Educational institutions in the country today are now faced with a singular struggle – teaching the sciences and the humanities in a co-dependent fashion and understanding that true interdisciplinary study is a quest to combine the best skills of various, at times opposing, fields of study.
Calligraphy and technology, art and medicine, environmentalism and marketing, engineering and philosophy, conflict studies and biology, astronomy and religion studies, chemistry and ethics, to state a few combinations, are important duos in a world where the actions of man create more problems than solutions. Steve Jobs’ knowledge of calligraphy and the serif and sans serif types led him to create the fonts used worldwide today. Art psychotherapy is another such field, the lovechild of medicine, art, and psychology.
While an approximation of 1.5 million engineering students graduate each year, a study conducted by an employment solutions company, Aspiring Minds, on 150,000 engineering students, found a bleak 7 per cent being employable – these are statistics that the Indian is well accustomed to.
If the engineer was to learn philosophy, perhaps Aristotle’s concepts of being, Thiruvalluvar’s notions of governance and planning, or John Locke on identity, or even the Socratic dialectic, they would be in a position to not only possess the knowledge that their field provides them, but rather understand the sources of knowledge, and to understand the consequences of their acts.
No chemistry, biology, nuclear physics student or IIT graduate is taught ethics or humanity. We fail to understand that it is not always about the ability to act or create, but of the morality and consequence of our action. One such example is research in nuclear power, which can either be our salvation with clean energy options or our destruction with global nuclear war. In Indian educational institutions, it is hard to find a single course in History, Philosophy and Science on the history or philosophy of science, fields that are logical analyses of the evolution of thought.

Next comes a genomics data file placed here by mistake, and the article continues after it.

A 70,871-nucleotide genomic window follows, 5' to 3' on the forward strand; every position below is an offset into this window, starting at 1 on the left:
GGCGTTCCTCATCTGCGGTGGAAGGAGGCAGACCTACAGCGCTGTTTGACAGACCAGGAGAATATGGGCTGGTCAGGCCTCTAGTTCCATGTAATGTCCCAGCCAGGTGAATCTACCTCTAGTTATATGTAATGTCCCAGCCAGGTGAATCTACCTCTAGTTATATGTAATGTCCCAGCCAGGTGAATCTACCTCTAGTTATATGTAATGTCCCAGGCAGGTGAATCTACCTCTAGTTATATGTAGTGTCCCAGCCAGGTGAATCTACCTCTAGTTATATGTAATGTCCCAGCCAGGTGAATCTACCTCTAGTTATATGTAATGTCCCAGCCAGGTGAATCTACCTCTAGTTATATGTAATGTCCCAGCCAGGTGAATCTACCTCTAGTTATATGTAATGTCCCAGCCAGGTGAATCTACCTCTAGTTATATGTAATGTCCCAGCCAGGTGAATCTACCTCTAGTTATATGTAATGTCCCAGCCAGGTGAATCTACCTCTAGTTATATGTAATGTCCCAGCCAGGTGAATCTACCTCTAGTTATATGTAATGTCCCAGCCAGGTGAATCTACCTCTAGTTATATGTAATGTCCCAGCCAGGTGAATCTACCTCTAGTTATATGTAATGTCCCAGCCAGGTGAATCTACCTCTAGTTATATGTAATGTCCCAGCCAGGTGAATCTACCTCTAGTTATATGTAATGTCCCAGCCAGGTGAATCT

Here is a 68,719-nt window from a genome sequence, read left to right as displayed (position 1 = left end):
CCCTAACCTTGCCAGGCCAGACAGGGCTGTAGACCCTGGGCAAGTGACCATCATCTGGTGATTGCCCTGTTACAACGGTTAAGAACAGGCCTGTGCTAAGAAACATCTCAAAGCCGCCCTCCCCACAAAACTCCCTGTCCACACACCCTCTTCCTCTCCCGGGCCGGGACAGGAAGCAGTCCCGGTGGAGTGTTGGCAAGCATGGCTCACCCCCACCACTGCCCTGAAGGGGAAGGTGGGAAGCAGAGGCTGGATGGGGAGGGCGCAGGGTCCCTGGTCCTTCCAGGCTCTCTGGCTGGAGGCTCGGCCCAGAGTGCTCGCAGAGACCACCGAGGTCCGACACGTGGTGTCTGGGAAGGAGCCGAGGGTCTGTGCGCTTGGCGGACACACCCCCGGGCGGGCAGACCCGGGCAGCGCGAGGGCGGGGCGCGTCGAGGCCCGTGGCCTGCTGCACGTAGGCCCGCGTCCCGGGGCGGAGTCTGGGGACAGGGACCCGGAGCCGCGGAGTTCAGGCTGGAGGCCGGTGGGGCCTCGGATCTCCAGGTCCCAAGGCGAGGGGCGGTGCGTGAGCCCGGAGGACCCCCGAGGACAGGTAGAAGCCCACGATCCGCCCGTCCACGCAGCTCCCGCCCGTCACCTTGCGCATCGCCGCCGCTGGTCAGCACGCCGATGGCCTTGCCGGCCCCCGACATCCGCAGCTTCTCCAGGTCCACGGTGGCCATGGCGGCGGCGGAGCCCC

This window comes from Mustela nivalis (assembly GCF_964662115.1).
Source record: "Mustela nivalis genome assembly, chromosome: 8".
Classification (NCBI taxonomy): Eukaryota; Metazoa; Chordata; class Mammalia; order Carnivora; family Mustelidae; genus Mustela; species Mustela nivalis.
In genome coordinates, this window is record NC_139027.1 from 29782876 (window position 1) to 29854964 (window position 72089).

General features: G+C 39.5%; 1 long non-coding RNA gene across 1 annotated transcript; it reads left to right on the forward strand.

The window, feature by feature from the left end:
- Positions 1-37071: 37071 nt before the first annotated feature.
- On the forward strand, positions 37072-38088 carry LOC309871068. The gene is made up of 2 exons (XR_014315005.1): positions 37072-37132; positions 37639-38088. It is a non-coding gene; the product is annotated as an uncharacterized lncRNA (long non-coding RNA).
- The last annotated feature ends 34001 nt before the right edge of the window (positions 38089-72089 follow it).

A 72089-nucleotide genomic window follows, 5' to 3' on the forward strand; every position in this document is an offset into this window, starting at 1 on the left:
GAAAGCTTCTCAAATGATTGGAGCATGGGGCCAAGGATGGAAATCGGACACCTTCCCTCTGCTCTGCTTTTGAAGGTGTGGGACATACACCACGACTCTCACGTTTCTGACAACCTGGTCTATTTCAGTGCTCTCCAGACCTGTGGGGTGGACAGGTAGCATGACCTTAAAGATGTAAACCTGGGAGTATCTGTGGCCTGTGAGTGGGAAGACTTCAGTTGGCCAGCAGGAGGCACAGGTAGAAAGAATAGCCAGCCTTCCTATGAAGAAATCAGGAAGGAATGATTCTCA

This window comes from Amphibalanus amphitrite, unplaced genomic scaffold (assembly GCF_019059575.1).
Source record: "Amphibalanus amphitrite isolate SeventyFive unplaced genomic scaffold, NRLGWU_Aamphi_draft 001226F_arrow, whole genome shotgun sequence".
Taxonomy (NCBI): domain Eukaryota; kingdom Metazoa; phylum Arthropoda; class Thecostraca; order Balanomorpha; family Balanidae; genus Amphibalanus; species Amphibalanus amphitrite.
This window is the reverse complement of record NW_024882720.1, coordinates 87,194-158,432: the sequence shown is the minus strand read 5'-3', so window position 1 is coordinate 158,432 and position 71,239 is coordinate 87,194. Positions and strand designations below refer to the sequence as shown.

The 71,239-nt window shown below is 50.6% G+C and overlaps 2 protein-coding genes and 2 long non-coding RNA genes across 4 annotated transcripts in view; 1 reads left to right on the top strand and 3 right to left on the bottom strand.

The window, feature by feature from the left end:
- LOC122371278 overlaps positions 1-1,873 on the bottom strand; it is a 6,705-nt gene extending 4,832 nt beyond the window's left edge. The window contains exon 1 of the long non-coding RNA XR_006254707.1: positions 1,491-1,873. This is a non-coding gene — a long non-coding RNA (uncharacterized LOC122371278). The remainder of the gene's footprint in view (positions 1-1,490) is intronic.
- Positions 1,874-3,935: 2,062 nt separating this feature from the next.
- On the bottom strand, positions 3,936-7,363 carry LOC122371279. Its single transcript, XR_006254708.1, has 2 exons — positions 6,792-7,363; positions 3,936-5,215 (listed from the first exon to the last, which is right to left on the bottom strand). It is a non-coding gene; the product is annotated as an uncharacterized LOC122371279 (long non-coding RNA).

When Neil deGrasse Tyson recently said so in a tweet, “In school, rarely do we learn how data become facts, how facts become knowledge, and how knowledge becomes wisdom”. Academics, professors and students of the humanities replied telling him that this is what the entire study of epistemology, philosophy, and much of the humanities focuses on.
Gender, caste, sexuality, class, privilege, discrimination, religion – these are themes every student, regardless of being in the S and T fields or the humanities, must engage with. Textbook deletion and exclusion of information from must be questioned and not blindly accepted as the truth. The IITs and the liberal arts schools need to work together, engage in social entrepreneurship and service-learning initiatives that could change the world.
Criticism of seemingly perfect and idealistic structures must turn into a necessity. Open spaces must be maintained for free speech and expression, and the disciplines must come together not merely to embolden professions, but to encourage newer ways of thought, to question the well-established authors and writers we read of in our textbooks, and improve upon them, outdo them in an epic competition for a better life, one that spans throughout all of time and space.
Perhaps then, only then, can we claim to be propagators of the interdisciplinary and world-class learning that most universities boast of.
— Authored by Srivatsan Manivannan, Student, Liberal Arts and Humanities, O.P. Jindal Global University